Navigates to another accessible object.
Assembly: System.Windows.Forms (in System.Windows.Forms.dll)
[<SecurityPermissionAttribute(SecurityAction.Demand, Flags = SecurityPermissionFlag.UnmanagedCode)>] abstract Navigate : navdir:AccessibleNavigation -> AccessibleObject [<SecurityPermissionAttribute(SecurityAction.Demand, Flags = SecurityPermissionFlag.UnmanagedCode)>] override Navigate : navdir:AccessibleNavigation -> AccessibleObject
Navigation, both spatial and logical, is always restricted to the user interface elements within a container. With spatial navigation, clients can navigate only to a sibling of the starting object. Depending on the navigational flag used with logical navigation, clients can navigate to either a child or to a sibling of the starting object. This method does not change the selection or focus. To change the focus or to select an object, use Select. The method retrieves only user interface elements that have a defined screen location.Notes to Inheritors
All visual objects must support this method. If an object has the state AccessibleStates.Invisible, navigation to this hidden object might fail. Some system-defined interface elements such as menus, menu items, and pop-up menus allow navigation to objects that are not visible. However, other system-defined user interface elements do not support this. If possible, servers should support navigation to objects that are not visible, but this support is not required and clients should not expect it.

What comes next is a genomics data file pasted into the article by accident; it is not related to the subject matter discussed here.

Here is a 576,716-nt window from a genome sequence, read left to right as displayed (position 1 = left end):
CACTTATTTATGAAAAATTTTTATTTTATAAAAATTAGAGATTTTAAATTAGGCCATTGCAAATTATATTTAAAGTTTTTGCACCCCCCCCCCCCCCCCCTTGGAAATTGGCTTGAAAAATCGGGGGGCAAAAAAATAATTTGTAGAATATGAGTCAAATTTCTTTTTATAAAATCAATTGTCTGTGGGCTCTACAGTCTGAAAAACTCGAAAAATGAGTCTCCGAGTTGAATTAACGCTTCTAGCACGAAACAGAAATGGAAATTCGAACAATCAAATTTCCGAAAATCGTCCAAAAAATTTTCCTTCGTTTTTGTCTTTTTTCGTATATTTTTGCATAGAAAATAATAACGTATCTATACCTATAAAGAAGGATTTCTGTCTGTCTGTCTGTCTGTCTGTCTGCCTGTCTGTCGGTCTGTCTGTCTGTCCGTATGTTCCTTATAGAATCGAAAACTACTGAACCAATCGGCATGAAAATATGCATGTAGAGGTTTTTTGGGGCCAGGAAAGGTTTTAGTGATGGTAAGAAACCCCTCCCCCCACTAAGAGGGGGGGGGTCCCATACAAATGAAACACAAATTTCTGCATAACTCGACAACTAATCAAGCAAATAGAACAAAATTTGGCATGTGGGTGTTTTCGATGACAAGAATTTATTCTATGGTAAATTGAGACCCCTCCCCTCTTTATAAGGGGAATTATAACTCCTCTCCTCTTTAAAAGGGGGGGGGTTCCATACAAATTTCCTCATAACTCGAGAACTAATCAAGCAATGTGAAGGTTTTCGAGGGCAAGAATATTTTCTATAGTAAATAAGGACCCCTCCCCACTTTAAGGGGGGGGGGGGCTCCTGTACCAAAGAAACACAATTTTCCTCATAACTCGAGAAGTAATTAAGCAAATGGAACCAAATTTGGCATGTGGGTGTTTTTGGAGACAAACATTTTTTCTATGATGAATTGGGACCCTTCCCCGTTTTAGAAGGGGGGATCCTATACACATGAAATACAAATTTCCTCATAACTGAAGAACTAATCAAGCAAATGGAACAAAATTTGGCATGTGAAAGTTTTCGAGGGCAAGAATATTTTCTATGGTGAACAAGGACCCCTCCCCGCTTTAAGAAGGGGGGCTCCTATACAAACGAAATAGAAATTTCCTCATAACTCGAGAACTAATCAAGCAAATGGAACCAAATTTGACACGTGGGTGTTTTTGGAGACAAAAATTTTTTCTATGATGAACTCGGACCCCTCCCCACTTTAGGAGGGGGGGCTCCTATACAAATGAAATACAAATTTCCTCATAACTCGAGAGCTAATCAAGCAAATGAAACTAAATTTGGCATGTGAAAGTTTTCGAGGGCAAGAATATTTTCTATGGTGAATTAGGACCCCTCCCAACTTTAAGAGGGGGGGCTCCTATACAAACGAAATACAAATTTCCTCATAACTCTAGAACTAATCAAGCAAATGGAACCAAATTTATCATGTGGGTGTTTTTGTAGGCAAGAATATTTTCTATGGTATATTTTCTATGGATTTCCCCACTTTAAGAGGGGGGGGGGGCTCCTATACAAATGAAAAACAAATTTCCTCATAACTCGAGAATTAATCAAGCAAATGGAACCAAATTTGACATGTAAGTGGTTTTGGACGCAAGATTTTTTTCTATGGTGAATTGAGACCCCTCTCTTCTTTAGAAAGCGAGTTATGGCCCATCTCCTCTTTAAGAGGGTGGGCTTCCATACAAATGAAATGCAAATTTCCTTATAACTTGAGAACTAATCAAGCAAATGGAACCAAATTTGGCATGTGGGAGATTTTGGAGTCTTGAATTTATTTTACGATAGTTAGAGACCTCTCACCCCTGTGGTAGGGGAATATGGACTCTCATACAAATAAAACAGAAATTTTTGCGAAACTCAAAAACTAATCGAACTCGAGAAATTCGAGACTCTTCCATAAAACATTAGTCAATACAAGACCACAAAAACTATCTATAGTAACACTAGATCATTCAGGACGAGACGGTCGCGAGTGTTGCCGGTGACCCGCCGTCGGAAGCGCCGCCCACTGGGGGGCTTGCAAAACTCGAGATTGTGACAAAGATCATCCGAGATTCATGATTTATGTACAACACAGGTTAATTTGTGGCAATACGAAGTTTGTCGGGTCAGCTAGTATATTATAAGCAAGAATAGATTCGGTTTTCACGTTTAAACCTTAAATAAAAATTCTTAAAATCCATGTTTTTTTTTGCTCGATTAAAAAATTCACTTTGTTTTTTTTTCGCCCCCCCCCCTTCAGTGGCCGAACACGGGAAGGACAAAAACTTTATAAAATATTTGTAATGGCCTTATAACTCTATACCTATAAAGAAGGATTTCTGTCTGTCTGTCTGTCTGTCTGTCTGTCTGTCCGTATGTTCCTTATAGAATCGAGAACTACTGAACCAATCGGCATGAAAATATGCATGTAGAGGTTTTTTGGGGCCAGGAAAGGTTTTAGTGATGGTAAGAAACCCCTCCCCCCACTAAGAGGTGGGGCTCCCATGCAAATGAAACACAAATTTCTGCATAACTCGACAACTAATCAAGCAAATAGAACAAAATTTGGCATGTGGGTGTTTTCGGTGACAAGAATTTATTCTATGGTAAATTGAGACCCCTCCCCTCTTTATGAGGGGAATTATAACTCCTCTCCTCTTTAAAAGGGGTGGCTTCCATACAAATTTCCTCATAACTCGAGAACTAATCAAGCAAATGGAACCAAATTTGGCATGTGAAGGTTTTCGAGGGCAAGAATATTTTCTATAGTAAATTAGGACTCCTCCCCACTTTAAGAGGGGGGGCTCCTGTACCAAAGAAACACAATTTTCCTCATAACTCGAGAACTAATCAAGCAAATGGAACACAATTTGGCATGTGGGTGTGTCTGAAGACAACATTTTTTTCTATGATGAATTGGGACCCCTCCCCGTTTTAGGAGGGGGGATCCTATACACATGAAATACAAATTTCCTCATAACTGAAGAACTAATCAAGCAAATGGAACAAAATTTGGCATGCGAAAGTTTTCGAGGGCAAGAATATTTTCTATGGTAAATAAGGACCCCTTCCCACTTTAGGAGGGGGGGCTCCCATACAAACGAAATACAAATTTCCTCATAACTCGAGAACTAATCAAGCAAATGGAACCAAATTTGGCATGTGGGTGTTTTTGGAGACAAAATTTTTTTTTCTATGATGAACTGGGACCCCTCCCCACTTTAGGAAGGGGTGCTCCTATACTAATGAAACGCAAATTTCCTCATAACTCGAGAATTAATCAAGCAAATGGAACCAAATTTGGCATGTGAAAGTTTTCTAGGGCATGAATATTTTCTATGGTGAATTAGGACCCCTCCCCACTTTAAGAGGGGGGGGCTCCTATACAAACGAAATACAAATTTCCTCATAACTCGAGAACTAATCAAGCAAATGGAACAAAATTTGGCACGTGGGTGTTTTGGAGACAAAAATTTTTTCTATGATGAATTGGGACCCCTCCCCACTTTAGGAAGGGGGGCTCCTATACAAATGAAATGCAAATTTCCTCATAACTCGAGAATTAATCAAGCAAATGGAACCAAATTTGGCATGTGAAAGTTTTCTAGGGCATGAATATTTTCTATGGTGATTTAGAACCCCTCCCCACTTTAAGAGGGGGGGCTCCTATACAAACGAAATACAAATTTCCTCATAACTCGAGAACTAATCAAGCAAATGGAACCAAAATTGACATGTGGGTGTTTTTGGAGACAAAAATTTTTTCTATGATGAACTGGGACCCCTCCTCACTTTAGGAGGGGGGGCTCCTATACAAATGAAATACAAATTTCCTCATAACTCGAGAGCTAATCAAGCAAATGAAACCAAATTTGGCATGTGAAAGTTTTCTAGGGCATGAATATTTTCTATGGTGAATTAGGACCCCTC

The following example demonstrates the creation of an accessibility-aware chart control, using the AccessibleObject and Control.ControlAccessibleObject classes to expose accessible information. The control plots two curves along with a legend. The ChartControlAccessibleObject class, which derives from ControlAccessibleObject, is used in the CreateAccessibilityInstance method to provide custom accessible information for the chart control. Since the chart legend is not an actual Control -based control, but instead is drawn by the chart control, it does not have any built-in accessible information. Because of this, the ChartControlAccessibleObject class overrides the GetChild method to return the CurveLegendAccessibleObject that represents accessible information for each part of the legend. When an accessible-aware application uses this control, the control can provide the necessary accessible information.
This code demonstrates shows overriding the method. See the AccessibleObject class overview for the complete code example.